The History of Marijuana Prohibition

Marijuana. Stinking filthy disgusting marijuana. Your church says it’s the Devil’s tool. Your government says it directly accounts for almost all crime and skumbags on the streets. Your teachers said “just say no.” Your grandmother says it’s a “dirty Mexican drug.” But the question is: what do you think about it? Did you ever actually have a chance, or the educated means, to make an informed decision and personal policy on marijuana? Or did you just follow the judicial trend? You pick up this article and furrow your brow; maybe this article could really help you out. Afterall, you’re smart enough to look past the stigmas and stereotypes for a moment to see the bigger picture.

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From the federal government’s point of view, marijuana use is a big problem. The Office of National Drug Control Policy fears “Decriminalization may lead to addiction and costs society $110 billion annually in health and social costs.” Yet, ironically they already spend billions of dollars trying to combat the perceived problem.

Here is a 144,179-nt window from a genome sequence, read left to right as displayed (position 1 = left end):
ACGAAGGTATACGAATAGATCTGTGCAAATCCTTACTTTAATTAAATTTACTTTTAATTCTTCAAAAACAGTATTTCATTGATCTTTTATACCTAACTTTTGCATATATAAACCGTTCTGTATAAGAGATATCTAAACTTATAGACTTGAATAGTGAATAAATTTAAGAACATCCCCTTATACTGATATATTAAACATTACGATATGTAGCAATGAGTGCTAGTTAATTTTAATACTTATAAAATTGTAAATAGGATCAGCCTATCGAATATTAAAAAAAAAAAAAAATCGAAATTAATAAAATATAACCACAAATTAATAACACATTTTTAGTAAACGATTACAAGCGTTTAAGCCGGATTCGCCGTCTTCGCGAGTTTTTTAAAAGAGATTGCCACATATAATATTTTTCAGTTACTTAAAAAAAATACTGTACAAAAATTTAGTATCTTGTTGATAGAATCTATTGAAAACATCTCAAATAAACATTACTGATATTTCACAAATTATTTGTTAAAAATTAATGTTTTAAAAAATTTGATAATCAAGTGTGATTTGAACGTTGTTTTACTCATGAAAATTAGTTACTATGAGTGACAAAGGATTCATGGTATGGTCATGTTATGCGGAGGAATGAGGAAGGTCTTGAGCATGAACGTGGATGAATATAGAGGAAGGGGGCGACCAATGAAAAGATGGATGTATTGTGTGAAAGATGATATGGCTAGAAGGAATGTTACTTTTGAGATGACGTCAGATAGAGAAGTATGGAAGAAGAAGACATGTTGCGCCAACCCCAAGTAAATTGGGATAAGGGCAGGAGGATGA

This year, President Bush said, “Drug use is doing the most damage to the poor.” But historically, the principle concerns of the Republican Party has never been for the poor; it has been geared more towards the Industries and elitist groups.

A teacher from LA elaborates on the inherent dangers, “One day the campesino [Latin American] will wake up and discover that he lives in a narcodemocracy where the skum have risen to the top…. He’ll discover he lives in a society rotten at the core and he can do absolutely nothing about it.” But wait, isn’t that what motivates people to use drugs in the first place – the lack of government support, the poverty, the feelings of oppression and helplessness?

And finally, here’s a quote that needs no explanation but merely demonstrates the cold,vicious relentlessness of the War on Drugs. Newt Gingrich says, “If you sell it, we’re going to kill you.”